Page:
CIOs in emerging market economies are more successful in enabling collaboration across the enterprise, a survey by BT Global Services has found.
The BT Global Services Enterprise Intelligence study surveyed more than 2400 IT users and 270 CIOs and senior executive across 13 countries, including Australia. It found many CIOs — 67 per cent who responded to the survey — claimed seamless collaboration is available anytime, anywhere within their enterprise, largely due to communications technology.
But the perception is different from workers; 59 per cent feel the same way.
There was also a discrepancy between attitudes to collaboration in emerging and mature markets. China reported a high level of collaboration, with 82 per cent of workers saying they were able to collaborate seamlessly. In Australia, the UK and Sweden, however, just over 50 per cent said the same.
“Enabling seamless collaboration among colleagues, customers and suppliers is a central tenet of global IT, yet this survey reveals alarming differences in perceptions of collaboration success,” the report, Enterprise Intelligence — the challenge for the CIO in 2010, reads.
“It suggests another opportunity for the CIO to make a bottom-line difference because collaboration among global teams have a clear and tangible impact on productivity.”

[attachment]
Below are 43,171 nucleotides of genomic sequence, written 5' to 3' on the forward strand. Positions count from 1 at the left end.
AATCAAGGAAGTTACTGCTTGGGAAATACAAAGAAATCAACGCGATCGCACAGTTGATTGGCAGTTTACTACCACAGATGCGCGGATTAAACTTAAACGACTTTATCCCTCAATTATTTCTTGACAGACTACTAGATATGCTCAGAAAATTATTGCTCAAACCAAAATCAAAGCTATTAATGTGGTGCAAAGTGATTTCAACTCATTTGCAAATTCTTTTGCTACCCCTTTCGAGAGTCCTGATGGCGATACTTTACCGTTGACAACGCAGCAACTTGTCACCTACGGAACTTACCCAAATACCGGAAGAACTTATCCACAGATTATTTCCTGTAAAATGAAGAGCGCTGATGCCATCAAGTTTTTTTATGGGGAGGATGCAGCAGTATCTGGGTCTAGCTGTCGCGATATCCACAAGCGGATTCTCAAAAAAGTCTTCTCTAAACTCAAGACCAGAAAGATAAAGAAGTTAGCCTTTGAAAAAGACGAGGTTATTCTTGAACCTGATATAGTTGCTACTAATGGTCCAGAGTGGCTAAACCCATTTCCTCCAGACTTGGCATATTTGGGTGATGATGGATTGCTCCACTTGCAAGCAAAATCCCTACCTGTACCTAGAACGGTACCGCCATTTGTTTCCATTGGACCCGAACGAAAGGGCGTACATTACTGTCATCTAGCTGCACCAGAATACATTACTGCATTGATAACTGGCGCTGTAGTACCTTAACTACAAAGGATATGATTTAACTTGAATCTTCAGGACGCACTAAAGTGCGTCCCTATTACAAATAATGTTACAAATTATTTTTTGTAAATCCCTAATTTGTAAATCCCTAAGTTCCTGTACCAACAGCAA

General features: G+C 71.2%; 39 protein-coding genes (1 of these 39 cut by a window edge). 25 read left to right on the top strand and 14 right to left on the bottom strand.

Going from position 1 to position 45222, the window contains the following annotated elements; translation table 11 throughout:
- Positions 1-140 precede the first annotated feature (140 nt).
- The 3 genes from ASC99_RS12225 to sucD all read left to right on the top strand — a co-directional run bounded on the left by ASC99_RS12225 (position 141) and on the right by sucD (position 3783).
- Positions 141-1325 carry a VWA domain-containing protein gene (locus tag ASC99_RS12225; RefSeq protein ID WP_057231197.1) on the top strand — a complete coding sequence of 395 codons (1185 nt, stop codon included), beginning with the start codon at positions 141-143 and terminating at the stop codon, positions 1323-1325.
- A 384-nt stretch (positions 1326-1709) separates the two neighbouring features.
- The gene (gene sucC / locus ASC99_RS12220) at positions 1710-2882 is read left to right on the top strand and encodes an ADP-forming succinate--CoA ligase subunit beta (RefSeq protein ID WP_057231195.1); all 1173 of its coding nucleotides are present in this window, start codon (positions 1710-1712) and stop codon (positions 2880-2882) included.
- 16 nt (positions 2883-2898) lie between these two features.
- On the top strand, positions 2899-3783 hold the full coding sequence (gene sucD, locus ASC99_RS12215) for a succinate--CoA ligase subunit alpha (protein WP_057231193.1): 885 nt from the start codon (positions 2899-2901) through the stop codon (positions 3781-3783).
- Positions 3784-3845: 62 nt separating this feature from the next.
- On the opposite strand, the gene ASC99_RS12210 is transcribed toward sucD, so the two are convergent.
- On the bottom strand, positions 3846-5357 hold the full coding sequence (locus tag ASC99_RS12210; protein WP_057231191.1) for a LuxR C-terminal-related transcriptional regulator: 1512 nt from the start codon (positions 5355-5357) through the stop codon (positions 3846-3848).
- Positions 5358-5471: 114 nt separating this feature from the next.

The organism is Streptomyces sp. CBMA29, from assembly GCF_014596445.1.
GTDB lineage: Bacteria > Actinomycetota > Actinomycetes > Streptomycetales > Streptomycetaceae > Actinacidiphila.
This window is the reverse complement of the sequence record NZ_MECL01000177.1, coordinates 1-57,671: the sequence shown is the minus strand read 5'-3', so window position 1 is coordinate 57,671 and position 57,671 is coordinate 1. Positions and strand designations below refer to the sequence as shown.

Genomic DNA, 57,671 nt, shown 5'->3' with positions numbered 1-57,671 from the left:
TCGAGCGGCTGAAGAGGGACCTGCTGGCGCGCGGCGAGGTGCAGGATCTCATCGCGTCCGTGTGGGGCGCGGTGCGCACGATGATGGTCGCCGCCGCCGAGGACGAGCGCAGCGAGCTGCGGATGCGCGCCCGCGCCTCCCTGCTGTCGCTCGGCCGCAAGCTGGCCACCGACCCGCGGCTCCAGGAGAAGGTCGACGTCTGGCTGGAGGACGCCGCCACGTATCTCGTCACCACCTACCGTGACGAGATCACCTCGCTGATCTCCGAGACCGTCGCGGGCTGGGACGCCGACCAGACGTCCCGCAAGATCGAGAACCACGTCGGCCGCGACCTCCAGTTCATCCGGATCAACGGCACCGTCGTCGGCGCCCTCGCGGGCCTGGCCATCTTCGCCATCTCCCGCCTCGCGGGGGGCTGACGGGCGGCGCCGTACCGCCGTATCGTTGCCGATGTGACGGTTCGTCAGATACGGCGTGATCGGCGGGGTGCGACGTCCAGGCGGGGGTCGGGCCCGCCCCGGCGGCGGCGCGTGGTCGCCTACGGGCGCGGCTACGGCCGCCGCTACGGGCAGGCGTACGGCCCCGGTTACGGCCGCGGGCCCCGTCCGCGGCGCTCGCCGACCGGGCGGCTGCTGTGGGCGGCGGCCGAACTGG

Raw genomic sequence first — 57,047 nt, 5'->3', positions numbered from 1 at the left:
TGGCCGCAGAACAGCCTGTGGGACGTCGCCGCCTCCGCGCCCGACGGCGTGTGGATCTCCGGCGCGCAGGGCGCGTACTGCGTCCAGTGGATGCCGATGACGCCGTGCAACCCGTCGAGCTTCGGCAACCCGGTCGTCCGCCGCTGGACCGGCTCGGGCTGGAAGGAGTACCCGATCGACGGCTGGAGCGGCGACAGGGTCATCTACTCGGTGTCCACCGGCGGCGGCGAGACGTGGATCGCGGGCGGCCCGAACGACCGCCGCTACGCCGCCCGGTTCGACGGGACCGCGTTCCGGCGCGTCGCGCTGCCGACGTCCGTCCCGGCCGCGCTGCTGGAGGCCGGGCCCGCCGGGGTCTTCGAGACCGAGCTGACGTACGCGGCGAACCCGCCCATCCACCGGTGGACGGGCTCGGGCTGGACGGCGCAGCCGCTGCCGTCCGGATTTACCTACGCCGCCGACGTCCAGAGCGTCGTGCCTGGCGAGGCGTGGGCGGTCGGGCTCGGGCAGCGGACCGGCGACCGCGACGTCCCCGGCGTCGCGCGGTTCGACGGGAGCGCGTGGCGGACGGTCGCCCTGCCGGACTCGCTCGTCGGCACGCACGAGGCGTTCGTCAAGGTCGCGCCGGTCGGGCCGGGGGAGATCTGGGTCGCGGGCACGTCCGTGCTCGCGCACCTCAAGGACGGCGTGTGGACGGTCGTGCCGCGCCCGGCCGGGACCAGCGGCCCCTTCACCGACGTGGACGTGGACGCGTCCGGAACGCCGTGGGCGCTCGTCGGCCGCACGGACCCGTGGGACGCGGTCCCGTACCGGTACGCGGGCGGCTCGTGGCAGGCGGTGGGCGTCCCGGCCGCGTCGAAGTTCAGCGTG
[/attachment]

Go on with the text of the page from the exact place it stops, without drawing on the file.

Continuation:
General Manager of BT Australasia, Graham Smith, said the information management landscape was changing significantly and CIOs are searching for the right tools to support their business and management objectives.
“A key challenge is around the commoditisation of IT. The iPhone is a good example,” he said.
“Users are changing their behaviour, technology is changing and the CIO has to bring it all together.”
The challenge is multi-dimensional; as well as enabling information, CIOs must ensure that the information is correct. But in the new way of working, the information consumer may also be a contributor to the information flow. Ultimately, it comes down to the processes and strong technological leadership within the organisation.
“BT has done it itself in terms of moving from an operational model to a collaborative model,” Smith said. “The most important thing is that you have executive-level of understanding of what it means from people such as the business unit leader and the chief operating officer.
“Being able to apply metrics and quantify results is also important. You also need a framework around the information flows — having that mapped out is very important. And you need to be open to feedback from end users.”
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